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What is a corporation’s most valuable resource? Wall Street has got it wrong.

Issue #1118 – Money certainly is not the answer to the question, “What is a corporation’s most valuable resource?”. But Wall Street just doesn’t seem to be capable of recognising that fact and corporations repeatedly get themselves into serious trouble as a result – just like Hewlett-Packard.

Of course, we all know that the answer to the question is ‘its employees’! NOT money NOR its shareholders.

No company can operate without employees, even if it is a one man band – someone has to do the work; that makes the money; that makes the company operate; that makes it survive; that makes it profitable; that means it can grow.

What goes so wrong with US corporations is that they pander to the stock markets, whose job it is to look for anything sensational – good or bad – rather like journalists! Sensational good news has the ability to raise a company’s fortunes on the stock markets over time but sensational bad news can all-but destroy a company in the blink of an eye.

A successful company is one that comprises a happy bunch of fulfilled employees. There is good reason that a corporate body is a singular entity – an ‘it’ not a ‘they’ – the overall result is the sum of the total!

As long as the company continues to operate successfully, shareholders will be happy. But, if ever the employees are unhappy, the company suffers, is incapable of performing to its maximum capability and, thus, profits and share prices suffer and the shareholders become unhappy.

It is only to be expected that profits, or profit as percentage of income, will fluctuate, rise and fall, especially in what is effectively a saturated market – they cannot always be on the increase (unless that company has a total monopoly, of course). And yet, Wall Street seems to expect that a company must only ever show ever higher profits and improved profit as percentage of income.

What are the consequences?

Simple – the company and its CEO are under such pressure to perform that they look for any means that just might, possibly, improve the company’s perception with the financial analysts on Wall Street.

Mark HurdMark Hurd

Let’s take a look at Hewlett-Packard’s Mark Hurd. He alienated the workforce to the point where there are now multiple web sites dedicated solely to verbal homicide – all in an attempt to slash costs for the sake of increasing profits and impressing Wall Street. The result? An impressive increase in share value (an incredible 175%) and a massive crash in employee confidence and loyalty (immeasurable!). In the end it was not a business matter that prompted his demise but a loss of personal integrity. Let’s face it, business success and lots of money make people arrogant and gives them a sense of indestructibility and immortality.

Léo ApothekerLéo Apotheker

Then there’s Léo Apotheker, ousted just last week after less than a year in the job. He had the foresight to restore employee confidence in the company and solicit their support, bringing new vision and sense of corporate unity. But, clearly he does not understand the hardware business or the fact that Hewlett-Packard’s PC arm is probably the company’s primary shop window, very closely followed by its printers. Even if the sale of PCs is only a loss-leader for the company, it HAS to be there. This autumn several friends/family have come to me for advice on buying a new laptop and every one has mentioned Hewlett-Packard – this says it all! It is not even as if Hewlett-Packard is unfamiliar with the loss-leader approach – printer hardware is, effectively, largely a loss-leader for the raft of consumables and services on offer from any printer company. This is where the profit lies not in the hardware.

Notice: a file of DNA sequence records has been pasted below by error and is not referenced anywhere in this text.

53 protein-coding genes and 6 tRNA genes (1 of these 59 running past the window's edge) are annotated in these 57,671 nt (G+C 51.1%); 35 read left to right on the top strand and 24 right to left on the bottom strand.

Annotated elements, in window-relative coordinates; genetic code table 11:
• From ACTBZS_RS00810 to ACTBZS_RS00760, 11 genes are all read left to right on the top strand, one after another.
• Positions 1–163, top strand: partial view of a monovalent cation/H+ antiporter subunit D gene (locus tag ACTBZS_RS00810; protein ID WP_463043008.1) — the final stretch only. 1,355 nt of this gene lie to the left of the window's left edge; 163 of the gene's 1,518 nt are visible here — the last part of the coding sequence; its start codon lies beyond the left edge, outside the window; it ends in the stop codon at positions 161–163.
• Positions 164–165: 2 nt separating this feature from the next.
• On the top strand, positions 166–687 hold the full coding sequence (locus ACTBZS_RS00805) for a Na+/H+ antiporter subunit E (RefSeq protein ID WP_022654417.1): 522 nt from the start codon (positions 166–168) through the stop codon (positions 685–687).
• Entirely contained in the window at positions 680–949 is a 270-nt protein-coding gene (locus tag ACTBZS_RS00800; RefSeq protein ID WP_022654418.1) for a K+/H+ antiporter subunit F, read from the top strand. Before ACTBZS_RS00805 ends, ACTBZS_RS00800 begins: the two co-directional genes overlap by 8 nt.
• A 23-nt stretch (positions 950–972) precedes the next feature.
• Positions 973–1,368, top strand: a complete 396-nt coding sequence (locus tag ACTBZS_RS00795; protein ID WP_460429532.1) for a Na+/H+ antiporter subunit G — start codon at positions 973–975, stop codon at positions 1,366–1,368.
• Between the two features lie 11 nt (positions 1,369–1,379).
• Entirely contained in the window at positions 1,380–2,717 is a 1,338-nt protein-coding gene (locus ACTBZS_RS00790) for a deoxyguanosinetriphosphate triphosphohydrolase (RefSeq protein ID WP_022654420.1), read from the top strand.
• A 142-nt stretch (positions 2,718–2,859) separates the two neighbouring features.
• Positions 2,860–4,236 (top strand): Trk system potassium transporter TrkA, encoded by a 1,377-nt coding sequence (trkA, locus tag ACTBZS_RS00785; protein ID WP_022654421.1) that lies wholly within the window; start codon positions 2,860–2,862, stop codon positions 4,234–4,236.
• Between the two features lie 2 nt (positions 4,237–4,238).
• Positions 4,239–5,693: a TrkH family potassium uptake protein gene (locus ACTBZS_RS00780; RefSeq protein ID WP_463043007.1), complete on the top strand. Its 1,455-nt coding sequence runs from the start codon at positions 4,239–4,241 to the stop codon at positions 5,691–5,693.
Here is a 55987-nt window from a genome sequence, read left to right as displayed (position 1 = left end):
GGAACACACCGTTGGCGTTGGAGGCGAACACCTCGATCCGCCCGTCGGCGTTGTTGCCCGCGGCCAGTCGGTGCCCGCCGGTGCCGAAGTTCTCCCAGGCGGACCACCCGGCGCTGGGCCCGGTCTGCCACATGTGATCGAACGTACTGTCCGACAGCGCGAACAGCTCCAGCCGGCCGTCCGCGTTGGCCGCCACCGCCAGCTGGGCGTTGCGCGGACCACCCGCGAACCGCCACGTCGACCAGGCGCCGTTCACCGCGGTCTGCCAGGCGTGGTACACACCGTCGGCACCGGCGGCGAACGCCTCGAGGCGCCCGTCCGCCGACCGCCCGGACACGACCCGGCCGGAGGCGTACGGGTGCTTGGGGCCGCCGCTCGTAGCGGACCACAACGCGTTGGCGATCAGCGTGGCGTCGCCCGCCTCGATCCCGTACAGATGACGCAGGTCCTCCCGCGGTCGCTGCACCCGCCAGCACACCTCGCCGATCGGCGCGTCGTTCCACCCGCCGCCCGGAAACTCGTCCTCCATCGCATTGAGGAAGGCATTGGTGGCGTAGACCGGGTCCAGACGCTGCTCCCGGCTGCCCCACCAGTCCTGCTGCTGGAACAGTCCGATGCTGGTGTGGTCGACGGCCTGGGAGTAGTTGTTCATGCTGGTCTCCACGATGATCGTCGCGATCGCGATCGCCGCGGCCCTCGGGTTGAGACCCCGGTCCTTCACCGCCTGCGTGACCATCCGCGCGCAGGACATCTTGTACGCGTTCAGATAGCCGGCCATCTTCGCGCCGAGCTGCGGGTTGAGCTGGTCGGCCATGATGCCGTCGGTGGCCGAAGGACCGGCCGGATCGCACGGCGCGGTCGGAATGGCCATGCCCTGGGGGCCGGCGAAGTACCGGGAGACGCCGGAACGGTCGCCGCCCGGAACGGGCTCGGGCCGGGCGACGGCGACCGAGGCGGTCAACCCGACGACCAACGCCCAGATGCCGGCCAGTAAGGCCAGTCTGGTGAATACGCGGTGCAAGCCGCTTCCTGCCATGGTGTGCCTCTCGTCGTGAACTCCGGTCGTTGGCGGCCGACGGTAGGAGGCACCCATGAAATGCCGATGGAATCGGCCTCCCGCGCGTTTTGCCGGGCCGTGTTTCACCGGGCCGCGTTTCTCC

Mr Apotheker foolishly announced in August that PSG (Personal Systems Group) would be sold or spun off. I believe that this was a combination of his lack of understand of hardware, his desire to pull the company into his comfort zone and his desire to impress Wall Street in order to push up a flagging share price. It totally backfired and Hewlett-Packard’s share price is now at its lowest level for six years and at same level as 17 years ago – having crashed by about 53% since its high in February of this year when Mr Apotheker was riding high and around 46% in the year since he took over.

These past few days it has become clear that some news services are blaming Hewlett-Packard’s board for the unsettled time the company has experienced in the past decade. Perhaps they are right – they are probably right! The board certainly seems to have been behaving like the board of a soccer club – firing managers on the slightest whim, just because a few games are lost. And I, for one, am left totally gob-smacked that the board would approve the spinning off of PSG. But, the big question has to be, “Are they hiring the right people”?

For a company like Hewlett-Packard, there can be no perfect grooming ground for CEOs. Or can there?

  • Mark Hurd actually had what may be one of closest matches, coming from NEC. As already indicated, he built profit levels and even saw the company come through the 2008/09 recession relatively unscathed – but at the unacceptable cost of employee loyalty and respect.
  • Léo Apotheker did not – yes, he was in the IT industry but had no experience of IT hardware, and what makes a hardware company tick, and he had lost it at SAP when he tried to implement an unreasonable price hike. His indiscretion with the PSG announcement also led to a significant loss of employee confidence and respect.